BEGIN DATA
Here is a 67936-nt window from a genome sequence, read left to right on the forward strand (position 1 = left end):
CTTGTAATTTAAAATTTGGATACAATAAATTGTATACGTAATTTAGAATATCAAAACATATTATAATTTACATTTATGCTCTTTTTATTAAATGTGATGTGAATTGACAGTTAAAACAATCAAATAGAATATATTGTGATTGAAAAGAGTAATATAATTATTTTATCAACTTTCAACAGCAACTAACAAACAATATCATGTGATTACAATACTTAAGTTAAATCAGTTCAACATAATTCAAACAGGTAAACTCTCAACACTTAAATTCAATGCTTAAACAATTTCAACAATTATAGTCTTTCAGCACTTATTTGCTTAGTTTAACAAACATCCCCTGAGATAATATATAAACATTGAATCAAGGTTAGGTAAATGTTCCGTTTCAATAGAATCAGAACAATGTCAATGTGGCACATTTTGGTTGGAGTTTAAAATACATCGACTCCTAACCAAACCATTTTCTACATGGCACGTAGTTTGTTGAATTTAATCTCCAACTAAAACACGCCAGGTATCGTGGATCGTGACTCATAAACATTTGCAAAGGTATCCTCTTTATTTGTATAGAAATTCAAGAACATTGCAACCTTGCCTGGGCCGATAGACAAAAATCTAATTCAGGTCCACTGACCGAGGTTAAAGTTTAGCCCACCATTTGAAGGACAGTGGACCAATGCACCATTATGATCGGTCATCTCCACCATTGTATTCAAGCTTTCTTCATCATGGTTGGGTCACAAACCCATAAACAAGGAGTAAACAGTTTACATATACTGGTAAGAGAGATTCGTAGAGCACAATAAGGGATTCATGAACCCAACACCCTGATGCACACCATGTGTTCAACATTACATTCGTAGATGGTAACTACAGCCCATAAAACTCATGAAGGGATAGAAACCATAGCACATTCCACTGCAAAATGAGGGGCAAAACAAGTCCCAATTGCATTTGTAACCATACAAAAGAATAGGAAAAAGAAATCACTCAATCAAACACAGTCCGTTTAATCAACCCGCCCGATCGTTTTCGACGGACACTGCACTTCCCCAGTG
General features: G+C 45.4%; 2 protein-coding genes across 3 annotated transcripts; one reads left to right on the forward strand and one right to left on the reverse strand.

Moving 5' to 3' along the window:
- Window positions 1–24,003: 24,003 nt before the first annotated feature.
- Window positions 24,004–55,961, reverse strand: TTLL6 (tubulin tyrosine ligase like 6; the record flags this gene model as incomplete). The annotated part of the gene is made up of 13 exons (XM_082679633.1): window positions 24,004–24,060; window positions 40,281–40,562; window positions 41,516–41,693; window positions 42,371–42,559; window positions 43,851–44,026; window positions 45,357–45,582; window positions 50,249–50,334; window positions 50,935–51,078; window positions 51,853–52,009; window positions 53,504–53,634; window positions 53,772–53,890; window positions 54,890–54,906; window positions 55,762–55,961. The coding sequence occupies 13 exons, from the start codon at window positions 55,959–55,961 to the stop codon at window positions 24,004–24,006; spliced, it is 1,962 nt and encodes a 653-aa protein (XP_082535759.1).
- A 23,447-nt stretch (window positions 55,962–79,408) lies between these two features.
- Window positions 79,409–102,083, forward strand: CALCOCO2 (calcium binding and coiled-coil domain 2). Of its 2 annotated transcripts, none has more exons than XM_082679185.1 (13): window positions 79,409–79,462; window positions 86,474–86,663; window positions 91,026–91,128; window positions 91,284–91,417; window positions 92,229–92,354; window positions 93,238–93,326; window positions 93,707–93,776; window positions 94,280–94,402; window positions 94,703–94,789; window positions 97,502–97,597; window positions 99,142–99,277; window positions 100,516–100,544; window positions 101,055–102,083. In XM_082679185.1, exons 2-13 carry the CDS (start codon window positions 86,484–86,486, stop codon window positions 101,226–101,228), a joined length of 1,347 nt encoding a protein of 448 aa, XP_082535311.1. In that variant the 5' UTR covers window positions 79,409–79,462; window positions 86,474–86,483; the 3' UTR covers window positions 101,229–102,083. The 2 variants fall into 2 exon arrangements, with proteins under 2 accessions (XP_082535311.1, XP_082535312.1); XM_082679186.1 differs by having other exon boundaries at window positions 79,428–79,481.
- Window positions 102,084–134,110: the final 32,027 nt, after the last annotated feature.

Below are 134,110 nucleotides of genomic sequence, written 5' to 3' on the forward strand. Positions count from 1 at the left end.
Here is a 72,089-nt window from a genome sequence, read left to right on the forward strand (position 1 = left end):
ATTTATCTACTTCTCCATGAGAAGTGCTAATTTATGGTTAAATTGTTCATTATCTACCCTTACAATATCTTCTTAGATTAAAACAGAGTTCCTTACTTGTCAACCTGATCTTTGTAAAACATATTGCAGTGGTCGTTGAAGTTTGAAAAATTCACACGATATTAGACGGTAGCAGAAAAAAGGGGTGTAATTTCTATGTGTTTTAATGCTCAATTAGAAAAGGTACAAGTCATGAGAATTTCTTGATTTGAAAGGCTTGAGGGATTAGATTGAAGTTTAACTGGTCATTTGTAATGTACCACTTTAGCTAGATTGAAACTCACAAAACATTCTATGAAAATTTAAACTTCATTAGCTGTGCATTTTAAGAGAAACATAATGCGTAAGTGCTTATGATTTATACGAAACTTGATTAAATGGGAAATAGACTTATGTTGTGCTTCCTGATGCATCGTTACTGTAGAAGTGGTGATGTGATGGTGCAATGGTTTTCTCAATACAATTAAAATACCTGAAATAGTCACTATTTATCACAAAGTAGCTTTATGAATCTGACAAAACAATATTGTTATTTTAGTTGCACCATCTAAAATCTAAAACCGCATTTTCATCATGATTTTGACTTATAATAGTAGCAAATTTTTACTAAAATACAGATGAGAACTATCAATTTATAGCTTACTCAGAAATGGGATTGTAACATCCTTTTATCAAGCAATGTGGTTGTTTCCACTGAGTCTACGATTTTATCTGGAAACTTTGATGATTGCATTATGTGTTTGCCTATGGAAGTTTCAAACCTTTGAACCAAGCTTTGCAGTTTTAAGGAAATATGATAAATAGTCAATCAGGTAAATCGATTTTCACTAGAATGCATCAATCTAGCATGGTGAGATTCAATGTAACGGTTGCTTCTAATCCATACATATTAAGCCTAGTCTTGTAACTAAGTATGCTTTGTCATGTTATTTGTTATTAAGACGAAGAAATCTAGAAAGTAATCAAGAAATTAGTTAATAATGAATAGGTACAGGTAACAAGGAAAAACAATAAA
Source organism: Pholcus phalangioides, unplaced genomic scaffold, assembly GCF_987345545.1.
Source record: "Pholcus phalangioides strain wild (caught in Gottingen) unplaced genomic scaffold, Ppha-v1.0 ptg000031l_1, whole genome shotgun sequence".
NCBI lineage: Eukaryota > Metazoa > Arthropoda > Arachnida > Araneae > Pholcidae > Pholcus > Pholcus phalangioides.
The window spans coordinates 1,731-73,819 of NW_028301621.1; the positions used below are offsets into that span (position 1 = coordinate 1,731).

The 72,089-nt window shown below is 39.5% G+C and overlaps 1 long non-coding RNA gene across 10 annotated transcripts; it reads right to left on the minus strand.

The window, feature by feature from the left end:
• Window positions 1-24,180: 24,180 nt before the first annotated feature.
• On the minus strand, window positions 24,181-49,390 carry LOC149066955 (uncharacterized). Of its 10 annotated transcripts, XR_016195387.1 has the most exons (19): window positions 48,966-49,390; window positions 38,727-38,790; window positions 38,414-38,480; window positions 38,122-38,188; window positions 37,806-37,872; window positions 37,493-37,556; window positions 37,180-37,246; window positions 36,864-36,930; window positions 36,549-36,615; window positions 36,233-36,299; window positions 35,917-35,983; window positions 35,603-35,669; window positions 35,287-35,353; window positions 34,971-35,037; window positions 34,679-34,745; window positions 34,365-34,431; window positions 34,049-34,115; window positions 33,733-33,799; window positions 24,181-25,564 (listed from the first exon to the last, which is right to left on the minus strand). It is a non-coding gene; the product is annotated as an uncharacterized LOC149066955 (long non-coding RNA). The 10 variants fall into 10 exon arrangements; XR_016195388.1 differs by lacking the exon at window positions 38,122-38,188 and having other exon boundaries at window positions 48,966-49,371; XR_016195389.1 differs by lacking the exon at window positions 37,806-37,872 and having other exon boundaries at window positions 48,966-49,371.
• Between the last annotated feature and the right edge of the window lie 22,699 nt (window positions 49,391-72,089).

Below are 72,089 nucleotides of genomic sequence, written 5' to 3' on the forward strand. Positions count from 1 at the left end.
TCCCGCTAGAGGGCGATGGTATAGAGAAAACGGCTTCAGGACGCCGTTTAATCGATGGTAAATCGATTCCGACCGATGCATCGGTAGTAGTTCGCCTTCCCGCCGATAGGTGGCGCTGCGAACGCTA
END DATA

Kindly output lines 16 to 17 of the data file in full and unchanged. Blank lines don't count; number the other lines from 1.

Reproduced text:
The window spans coordinates 1,731-73,819 of NW_028301621.1; the positions used below are offsets into that span (position 1 = coordinate 1,731).

The 72,089-nt window shown below is 39.5% G+C and overlaps 1 long non-coding RNA gene across 10 annotated transcripts; it reads right to left on the minus strand.